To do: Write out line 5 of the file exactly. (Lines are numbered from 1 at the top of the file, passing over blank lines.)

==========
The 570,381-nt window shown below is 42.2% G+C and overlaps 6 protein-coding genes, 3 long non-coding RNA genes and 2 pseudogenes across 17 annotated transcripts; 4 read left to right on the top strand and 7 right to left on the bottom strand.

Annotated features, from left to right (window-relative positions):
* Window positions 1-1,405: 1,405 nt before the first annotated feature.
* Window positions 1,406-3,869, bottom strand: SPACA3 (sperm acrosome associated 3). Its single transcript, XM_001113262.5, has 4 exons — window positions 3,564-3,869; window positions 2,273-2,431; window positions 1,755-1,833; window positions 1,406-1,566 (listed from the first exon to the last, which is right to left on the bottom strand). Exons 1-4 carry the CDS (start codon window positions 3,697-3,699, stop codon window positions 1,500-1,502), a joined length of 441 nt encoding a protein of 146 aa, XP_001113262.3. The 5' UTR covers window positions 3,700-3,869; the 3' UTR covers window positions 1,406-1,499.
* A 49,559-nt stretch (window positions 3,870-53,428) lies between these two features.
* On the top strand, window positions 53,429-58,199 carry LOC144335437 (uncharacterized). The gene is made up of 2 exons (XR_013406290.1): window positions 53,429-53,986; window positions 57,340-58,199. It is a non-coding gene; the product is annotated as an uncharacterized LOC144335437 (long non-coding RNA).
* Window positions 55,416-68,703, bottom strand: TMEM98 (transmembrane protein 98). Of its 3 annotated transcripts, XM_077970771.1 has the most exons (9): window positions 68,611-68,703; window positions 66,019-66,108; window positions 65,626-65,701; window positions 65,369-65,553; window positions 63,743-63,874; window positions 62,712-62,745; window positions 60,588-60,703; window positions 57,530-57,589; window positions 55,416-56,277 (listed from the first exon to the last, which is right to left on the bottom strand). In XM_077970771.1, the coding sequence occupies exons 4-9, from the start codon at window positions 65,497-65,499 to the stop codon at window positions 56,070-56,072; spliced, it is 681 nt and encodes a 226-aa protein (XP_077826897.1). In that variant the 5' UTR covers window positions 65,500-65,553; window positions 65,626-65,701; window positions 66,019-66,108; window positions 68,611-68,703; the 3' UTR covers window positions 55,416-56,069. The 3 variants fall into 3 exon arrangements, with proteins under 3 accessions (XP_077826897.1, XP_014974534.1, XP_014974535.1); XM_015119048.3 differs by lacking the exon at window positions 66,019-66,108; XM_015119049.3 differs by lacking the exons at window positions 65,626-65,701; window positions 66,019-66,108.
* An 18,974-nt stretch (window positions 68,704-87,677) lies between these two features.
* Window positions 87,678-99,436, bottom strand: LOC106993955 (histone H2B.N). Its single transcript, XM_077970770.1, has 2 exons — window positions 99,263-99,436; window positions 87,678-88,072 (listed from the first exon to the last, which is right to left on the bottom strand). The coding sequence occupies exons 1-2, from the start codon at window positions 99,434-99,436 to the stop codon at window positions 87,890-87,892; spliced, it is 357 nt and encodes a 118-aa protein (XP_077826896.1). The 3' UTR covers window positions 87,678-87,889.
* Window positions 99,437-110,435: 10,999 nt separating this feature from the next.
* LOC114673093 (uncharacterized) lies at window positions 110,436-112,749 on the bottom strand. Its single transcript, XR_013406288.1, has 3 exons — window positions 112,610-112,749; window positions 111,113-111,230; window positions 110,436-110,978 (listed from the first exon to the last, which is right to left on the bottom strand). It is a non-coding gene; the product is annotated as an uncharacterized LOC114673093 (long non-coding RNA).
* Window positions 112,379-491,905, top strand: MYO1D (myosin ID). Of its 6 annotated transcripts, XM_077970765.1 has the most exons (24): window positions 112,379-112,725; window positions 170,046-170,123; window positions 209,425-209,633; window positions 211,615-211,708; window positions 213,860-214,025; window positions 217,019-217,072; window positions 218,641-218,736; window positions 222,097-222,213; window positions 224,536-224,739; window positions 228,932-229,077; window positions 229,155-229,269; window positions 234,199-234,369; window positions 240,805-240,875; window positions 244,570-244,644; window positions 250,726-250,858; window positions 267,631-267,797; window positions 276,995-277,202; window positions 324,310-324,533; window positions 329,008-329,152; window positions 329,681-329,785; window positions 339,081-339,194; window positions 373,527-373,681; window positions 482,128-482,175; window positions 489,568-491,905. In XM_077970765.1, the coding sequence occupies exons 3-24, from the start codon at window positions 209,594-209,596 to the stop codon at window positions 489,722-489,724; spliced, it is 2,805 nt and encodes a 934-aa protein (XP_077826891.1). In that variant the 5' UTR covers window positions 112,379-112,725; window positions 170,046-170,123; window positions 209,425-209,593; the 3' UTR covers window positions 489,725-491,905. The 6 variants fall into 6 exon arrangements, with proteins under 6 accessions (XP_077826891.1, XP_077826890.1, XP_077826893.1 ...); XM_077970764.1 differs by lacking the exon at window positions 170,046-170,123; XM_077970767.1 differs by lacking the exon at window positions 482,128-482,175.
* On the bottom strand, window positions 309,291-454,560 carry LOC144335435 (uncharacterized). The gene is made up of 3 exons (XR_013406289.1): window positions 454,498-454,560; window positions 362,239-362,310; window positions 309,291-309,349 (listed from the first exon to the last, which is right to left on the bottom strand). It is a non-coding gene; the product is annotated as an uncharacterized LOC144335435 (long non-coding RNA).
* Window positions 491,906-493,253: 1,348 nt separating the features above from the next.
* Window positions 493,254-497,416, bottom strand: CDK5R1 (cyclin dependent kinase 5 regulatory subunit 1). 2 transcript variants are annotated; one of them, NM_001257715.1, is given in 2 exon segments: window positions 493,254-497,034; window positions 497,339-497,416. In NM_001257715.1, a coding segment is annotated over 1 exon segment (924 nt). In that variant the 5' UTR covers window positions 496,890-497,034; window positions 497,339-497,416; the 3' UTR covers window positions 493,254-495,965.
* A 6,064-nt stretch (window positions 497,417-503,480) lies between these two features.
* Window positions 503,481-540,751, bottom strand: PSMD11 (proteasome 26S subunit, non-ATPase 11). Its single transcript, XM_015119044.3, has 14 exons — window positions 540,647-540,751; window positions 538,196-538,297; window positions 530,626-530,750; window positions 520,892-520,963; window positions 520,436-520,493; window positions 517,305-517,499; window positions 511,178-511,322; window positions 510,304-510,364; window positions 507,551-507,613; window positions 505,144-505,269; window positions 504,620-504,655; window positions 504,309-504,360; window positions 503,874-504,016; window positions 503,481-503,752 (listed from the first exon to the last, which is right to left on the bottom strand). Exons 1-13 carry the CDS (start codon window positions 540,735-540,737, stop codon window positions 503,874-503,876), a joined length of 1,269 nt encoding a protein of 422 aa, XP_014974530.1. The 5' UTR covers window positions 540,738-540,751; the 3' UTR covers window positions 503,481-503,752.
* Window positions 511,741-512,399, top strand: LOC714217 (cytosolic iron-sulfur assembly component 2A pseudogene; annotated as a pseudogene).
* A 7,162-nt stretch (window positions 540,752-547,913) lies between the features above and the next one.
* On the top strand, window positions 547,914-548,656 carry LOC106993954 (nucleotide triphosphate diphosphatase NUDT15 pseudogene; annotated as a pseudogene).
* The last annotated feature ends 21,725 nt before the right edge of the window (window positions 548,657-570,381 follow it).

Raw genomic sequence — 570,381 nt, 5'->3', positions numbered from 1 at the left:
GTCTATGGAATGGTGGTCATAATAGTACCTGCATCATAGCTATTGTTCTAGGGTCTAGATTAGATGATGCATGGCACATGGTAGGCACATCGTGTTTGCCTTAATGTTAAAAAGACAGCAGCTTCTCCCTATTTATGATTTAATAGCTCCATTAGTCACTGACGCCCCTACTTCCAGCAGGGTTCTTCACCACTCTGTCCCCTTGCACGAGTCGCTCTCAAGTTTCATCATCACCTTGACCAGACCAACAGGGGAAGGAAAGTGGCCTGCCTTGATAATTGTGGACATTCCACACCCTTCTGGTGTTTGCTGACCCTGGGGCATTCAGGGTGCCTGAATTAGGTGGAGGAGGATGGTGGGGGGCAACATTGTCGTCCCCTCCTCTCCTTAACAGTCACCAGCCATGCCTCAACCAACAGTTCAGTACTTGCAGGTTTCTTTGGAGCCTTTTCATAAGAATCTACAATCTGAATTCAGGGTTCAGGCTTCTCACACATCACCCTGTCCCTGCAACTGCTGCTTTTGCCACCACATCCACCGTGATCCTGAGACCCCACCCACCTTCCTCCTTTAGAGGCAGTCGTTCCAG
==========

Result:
* A 49,559-nt stretch (window positions 3,870-53,428) lies between these two features.